Review: Hypnotic Brass Ensemble at Jazz Café

Hypnotic Brass Ensemble at Jazz Café
Drawing by Geoffrey Winston. © 2013. All Rights Reserved


Hypnotic Brass Ensemble
(Jazz Café, 4 June 2013; review and drawing by Geoff Winston)


Bursting with energy, hovering on the edge of spirited abandon and thriving on the iron musical discipline ingrained in all eight brothers from an early age by their father, Phil Cohran - erstwhile trumpeter with Sun Ra and founding member of Chicago's AACM - Hypnotic Brass Ensemble are never short of mesmerising onstage. This hefty unit is so versatile that they evade pigeonholing, preferring to cross and harmonise across the genre divides rather than parking in one stall. Their sousaphone player, LT, has said, "We like to think we are making horns cool again, like an add-on to jazz, but in a different genre."

I stumbled across them five years ago in Oxford Street setting up for one of their now mythical impromptu street concerts, missing half the event I was heading to, so amazed at what I was hearing. This is how Honest Jon's discovered them in Portobello Market, subsequently producing great recordings with them, complementing the band's early cluster of home-produced CDs. They've performed for Nelson Mandela, teamed up with Blur, played live with Prince, and inspired David Byrne and St Vincent. Now based in New York, they see London as their second (or third) home. Rocco recounted how they nonplussed their Muswell Hill neighbours when based there for a year, from where they grew to love the city.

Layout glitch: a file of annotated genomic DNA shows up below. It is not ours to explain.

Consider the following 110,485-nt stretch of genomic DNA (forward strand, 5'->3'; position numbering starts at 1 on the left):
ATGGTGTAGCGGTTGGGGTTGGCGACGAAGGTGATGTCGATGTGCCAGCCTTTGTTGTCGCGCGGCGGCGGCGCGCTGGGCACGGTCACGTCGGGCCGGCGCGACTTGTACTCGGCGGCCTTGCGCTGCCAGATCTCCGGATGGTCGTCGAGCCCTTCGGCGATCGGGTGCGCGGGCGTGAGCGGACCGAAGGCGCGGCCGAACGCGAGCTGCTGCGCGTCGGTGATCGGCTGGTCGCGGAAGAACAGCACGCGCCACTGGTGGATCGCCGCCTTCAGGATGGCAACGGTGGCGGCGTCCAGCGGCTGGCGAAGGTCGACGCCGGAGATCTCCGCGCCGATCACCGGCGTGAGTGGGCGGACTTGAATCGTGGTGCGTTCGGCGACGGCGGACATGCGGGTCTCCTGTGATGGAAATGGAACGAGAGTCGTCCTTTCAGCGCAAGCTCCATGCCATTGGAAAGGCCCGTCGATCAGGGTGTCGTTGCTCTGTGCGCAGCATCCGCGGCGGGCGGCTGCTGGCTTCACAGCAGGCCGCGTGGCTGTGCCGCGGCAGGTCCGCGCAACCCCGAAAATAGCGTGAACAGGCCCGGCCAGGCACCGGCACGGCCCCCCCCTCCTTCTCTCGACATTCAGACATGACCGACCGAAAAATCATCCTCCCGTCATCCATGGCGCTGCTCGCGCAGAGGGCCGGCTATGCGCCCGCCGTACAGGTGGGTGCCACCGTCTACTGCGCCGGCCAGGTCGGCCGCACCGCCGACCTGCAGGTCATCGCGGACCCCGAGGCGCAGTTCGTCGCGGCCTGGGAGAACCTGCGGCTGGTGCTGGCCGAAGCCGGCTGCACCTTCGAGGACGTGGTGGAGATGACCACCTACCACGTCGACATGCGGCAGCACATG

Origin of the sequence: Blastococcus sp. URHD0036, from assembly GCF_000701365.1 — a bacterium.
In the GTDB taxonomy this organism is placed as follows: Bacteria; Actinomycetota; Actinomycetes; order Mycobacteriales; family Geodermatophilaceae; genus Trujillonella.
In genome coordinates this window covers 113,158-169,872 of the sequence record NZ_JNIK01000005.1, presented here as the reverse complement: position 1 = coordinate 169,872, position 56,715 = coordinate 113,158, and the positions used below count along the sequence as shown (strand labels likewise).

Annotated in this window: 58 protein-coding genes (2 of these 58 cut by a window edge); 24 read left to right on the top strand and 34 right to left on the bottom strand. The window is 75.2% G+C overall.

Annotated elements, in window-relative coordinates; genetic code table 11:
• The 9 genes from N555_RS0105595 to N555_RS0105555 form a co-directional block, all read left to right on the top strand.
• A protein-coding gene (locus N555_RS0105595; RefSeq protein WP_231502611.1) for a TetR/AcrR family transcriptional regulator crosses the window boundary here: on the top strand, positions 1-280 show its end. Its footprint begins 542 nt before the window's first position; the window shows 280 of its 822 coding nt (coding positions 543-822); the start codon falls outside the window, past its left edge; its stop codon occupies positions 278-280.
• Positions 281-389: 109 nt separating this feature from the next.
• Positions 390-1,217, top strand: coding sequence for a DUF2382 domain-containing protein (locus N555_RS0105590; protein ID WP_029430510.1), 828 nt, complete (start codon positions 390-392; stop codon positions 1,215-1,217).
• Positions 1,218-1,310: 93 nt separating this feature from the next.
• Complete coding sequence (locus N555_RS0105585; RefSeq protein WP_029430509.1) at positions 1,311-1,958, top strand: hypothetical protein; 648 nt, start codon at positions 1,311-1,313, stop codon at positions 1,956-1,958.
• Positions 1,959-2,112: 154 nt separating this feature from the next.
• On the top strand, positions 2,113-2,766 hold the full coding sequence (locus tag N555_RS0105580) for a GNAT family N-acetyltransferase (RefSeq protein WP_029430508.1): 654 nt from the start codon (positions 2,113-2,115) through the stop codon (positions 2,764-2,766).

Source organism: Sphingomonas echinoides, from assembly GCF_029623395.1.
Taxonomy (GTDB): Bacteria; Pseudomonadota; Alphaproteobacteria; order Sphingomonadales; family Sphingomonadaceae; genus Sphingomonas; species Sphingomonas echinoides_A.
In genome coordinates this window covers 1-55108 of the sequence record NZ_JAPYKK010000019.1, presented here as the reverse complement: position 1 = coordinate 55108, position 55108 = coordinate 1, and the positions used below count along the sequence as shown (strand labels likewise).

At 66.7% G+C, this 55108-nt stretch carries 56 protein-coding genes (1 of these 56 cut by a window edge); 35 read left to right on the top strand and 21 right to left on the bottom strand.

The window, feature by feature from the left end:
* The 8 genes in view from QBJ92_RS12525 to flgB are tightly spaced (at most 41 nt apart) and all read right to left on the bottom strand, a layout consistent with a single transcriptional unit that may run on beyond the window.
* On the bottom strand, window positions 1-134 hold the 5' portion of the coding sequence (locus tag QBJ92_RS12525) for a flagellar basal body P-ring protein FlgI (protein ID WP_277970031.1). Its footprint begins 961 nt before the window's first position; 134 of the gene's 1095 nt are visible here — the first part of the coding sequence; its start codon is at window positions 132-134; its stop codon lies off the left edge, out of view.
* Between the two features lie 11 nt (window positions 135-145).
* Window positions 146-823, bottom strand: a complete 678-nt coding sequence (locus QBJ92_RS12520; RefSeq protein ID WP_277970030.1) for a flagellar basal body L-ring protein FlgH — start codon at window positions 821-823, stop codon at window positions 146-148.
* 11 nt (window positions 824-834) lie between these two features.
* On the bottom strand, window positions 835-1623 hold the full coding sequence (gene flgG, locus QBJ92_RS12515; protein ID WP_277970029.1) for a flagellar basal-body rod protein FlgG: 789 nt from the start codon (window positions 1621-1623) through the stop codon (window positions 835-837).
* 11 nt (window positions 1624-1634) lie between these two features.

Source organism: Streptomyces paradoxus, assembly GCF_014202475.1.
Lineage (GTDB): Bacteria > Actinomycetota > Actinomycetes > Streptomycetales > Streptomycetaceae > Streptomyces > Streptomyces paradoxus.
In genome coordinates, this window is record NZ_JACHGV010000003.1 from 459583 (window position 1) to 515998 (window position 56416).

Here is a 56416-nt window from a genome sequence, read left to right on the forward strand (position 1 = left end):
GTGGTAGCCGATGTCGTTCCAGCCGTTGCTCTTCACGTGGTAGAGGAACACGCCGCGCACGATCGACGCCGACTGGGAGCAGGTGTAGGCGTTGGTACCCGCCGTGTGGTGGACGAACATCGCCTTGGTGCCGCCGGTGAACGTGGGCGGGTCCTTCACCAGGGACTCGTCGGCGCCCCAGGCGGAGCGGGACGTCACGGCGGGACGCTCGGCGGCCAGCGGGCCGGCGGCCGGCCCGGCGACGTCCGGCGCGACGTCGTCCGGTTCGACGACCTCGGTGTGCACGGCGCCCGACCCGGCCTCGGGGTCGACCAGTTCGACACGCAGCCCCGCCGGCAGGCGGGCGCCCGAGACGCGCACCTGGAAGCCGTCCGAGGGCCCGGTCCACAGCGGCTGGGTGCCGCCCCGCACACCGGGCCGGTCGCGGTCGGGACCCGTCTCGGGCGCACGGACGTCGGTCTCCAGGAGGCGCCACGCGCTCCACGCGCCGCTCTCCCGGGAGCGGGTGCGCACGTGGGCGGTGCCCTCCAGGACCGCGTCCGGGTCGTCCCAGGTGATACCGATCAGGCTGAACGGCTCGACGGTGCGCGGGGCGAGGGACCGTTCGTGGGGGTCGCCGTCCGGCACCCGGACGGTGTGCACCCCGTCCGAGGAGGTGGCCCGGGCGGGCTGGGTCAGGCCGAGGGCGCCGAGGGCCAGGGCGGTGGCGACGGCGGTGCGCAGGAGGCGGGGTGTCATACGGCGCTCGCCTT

This was a kind of homecoming date after 30 days on the road. With the tightest bond of the blood tie uniting the unit, they turned this in to a family affair, their fans honorary members for the night. Skipping from jazzy riffs to hip-hop, with more than a dash of sizzling soul, they are sophisticated masters of the catchy melody line, which they embellish and extend with the tracery of wrought iron section work. Never laboured, the arrangements were sharp as hell, crafted to perfection, but never lacking an irrepressible, loose momentum.

Flighty solos and duets were tucked away in gilded section work, the four trumpets melding organically with the trombone duo and bari horn, the whole show driven by LT's whopping bass line carved out on sousaphone, and Emanuel Harrold's cracking percussion - finding a drummer of such quality (he works with Gregory Porter, too) has added extra definition to their finely saturated sound.

They happily returned to coveted favourites, from the hard rhythm and soft edges of Balicky Bon, to the band jumping and swaying in unison on War. Party Started with its call and response saw Rocco and LT peeling off their shirts, the Jazz Café's air-con notwithstanding, and the "spacey, sexy" Mars, with its echoes of a colliery band, had the house waving cell phones in unison.

They previewed new material - searing riffs, wailing choruses and hip-hop deviations underscored by fat, gloopy bass lines and razor sharp spikes – proving that they had risen to the challenge of how to keep on moving, and like the bands that rarely changed personnel over the years - Ellington, Basie - they have the audacity to keep it fresh.

Hypnotic Brass Ensemble

Gabriel Hubert (‘Hudah’) - trumpet
Saiph Graves (‘Cid’) - trombone
Tycho Cohran (‘LT’) - sousaphone
Amal Baji Hubert (‘Baji’) - trumpet
Jafar Baji Graves (‘Yosh’) - trumpet
Seba Graves ‘Clef’) - trombone
Tarik Graves (‘Smoove’) - trumpet
Uttama Hubert (‘Rocco’) - baritone horn
Emanuel Harrold (‘Eman’) - drums

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